FAQ – Wills and Estate Planning

Mr A and Mr B are business partners and equal shareholders in a LLC company in Dubai. Their business is growing rapidly and they are extremely successful. Should Mr. A worry about the future, if one of them dies?
In the event of death of either shareholder, local probate laws apply and this may not meet the succession requirements of either as the shares do not pass automatically by survivorship in this jurisdiction. However, it is possible to secure arrangements to avoid lengthy local probate and guarantee business continuity.

If my husband dies will our joint bank accounts get frozen?

In principle, the government will freeze accounts until all liabilities of your husband are cleared such as loans, credit cards and business debts; this can happen within one hour of a fatality! The procedure for reactivating the accounts is complex, however the process is expedited where a UAE wills in place, another reason to make sure you have one!
 

Mr and Mrs Smith buy a villa in Dubai in joint names. Suddenly Mr Smith meets with a fatality in a car crash.
He has no will in place. As there is no will in place, the property will be distributed as per Shariah law meaning that Mrs Smith could receive only 1/8th of her husband’s estate despite the property being in joint names.
 

If I am an expatriate with bank accounts in Dubai, will making a will help my family if these accounts get frozen?
The speed with which you can get an account unblocked is much quicker with a will than in the absence of one. Without a will, more documentation is required and the process is more time consuming.
 

My husband runs a company and sponsors me and our children. What effect will his death have on our resident visas, staying in the UAE, and managing his company?
It is a grim reality that upon a sponsor's death, the family's visas will be cancelled within 30 days and they will have to leave the country. In the absence of a will, the future of the company also remains uncertain. There are various contingency plans for those wishing to stay in the UAE and/or ensure smooth business transition.

 

If I don't have a will, is it correct to assume that my spouse will be the automatic guardian of my children?
If you do not have a will, and you die before your child reaches the age of 21, the courts can intervene and appoint a guardian on your behalf. In these circumstances, it is very unlikely that their decision will reflect your wishes.
 

Mrs Smith, a mother of three, has recently become a widow and she understandably assumes that she will automatically be the legal guardian of her children. A court hearing has been set.
The guardianship of Mrs Smith's children will be decided by a Dubai court under Sharia law and in many cases the guardianship will often be appointed to the father-in-law, of the family. If a will had been in place then the wishes of the father would not have been questioned.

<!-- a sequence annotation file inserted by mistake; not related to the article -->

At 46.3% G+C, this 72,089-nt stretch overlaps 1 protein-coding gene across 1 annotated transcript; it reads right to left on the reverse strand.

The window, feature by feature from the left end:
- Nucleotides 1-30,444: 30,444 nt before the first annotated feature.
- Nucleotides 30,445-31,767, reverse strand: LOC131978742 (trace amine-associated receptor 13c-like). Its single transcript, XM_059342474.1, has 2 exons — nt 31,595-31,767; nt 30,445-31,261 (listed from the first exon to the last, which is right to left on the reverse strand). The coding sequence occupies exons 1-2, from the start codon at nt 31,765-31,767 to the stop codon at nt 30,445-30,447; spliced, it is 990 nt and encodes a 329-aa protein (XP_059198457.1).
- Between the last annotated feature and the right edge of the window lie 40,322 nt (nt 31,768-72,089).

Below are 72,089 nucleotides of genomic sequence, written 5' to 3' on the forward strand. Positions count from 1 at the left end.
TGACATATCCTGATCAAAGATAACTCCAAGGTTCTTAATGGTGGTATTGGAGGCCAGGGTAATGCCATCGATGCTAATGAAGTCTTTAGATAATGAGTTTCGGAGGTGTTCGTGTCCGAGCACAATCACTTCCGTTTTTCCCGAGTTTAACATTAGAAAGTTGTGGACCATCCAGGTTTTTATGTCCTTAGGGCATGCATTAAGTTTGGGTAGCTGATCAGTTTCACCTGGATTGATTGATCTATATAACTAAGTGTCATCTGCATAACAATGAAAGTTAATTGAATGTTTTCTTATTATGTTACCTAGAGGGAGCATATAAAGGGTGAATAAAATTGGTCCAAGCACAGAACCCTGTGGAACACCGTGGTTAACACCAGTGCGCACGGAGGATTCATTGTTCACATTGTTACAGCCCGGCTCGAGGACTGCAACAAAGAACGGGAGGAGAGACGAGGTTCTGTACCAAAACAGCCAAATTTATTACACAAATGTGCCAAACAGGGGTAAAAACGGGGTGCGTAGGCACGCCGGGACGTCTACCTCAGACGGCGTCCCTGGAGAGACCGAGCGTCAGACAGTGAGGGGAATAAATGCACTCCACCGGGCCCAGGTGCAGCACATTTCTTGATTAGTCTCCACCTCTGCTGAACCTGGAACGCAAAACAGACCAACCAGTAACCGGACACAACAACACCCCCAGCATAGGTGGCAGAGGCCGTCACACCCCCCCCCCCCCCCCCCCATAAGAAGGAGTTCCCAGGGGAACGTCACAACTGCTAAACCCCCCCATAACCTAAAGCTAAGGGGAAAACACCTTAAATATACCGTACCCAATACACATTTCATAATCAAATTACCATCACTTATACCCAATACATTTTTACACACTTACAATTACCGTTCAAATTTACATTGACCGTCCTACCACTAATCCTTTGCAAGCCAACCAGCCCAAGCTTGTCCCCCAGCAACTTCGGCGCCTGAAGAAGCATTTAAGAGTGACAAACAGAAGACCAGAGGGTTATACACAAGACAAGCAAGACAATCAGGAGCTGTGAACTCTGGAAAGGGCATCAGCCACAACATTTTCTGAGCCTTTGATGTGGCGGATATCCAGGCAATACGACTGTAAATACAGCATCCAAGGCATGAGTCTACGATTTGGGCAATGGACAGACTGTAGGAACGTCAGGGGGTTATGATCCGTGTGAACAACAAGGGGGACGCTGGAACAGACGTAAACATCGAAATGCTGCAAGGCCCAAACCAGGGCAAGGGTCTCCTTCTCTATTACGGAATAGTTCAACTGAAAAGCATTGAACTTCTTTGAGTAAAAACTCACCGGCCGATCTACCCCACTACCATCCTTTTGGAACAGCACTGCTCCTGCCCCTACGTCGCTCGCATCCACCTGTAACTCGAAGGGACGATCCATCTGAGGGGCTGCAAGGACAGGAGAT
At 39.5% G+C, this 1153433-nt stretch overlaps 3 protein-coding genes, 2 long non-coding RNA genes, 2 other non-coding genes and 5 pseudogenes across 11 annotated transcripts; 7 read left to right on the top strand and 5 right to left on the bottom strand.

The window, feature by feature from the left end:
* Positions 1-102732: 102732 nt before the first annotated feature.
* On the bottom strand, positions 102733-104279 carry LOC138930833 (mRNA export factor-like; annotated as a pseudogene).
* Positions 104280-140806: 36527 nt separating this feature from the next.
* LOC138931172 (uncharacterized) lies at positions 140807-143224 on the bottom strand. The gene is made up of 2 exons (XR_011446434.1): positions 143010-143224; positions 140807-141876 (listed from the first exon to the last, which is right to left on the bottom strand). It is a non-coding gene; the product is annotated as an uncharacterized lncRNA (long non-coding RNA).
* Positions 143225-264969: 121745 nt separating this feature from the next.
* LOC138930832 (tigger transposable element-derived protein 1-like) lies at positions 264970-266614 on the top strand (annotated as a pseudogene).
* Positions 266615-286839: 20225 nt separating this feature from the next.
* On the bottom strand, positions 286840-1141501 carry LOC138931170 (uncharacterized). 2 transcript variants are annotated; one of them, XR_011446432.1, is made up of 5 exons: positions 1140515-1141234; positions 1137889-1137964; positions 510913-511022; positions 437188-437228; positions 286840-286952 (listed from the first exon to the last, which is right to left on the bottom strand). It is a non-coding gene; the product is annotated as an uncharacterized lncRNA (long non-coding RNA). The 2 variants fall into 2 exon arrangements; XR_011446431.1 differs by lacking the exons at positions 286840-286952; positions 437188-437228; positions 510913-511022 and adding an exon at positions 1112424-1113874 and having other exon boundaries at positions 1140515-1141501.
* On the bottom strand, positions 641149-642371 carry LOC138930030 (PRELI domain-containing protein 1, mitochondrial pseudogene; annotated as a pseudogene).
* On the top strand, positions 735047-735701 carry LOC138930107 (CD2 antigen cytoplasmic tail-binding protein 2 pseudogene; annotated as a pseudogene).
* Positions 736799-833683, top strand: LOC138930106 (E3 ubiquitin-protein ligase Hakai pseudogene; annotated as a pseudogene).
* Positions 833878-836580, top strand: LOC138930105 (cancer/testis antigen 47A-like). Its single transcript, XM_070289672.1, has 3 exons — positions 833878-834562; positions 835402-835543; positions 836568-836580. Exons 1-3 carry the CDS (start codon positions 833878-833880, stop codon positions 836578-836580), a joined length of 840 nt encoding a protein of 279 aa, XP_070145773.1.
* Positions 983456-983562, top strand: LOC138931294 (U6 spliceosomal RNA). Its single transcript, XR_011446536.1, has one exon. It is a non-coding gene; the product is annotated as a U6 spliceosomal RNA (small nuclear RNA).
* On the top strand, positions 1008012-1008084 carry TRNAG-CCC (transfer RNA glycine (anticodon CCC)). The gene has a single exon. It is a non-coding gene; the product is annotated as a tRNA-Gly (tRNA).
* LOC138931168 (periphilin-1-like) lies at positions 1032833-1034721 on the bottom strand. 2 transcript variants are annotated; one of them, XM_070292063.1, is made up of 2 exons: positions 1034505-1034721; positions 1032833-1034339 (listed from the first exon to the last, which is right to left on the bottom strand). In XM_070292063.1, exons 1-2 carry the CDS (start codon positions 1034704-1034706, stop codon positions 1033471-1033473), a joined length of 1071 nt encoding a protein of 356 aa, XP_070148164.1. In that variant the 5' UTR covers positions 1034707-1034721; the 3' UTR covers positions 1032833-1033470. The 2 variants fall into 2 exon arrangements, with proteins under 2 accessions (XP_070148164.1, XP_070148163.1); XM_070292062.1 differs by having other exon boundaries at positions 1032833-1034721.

I own property in the UAE and abroad. What are the consequences if I don't have a will?
In the absence of a will, you will be classed as 'dying intestate'. The problem can escalate if you own property in more than one country, and your family can be subjected to prolonged legal battles. In the UAE, the consequences can be far more serious, and your assets may be distributed in a way that is contradictory to your wishes.

 

We recently bought our villa in Dubai in joint names. Will I automatically inherit that property upon my husband's death?
The general rule is that inheritance issues for Muslim nationals, will be dealt with in accordance with Shariah, and for foreigners, the law of the deceased's home country will apply. There is however some uncertainty with the law surrounding inheritance issues for UAE real estate owned by foreigners and for this reason it is advisable to make a will to clarify a deceased's wishes regarding the disposal of his estate. This is reinforced by the fact that although you have property in joint names, in the UAE there is no 'right of survivorship' concept found in other jurisdictions (i.e. where property passes to the surviving joint owner upon death of a joint owner). Ultimately the courts will decide on a case by case basis.

 

I am still young. When is the ideal age to get my will made?
For many people, making a will is one of those things that you intend doing someday, but never get around to. Thinking about your own death is not a pleasant activity, but postponing the writing of a will results in dying intestate, leaving you limited or no say in the future of your wealth, assets, business or even children. Bearing this in mind, the obvious answer is that the best time to make a will is 'now'. Although the process may not be enticing, it will give you the peace of mind that your affairs will be dealt with as you intend.

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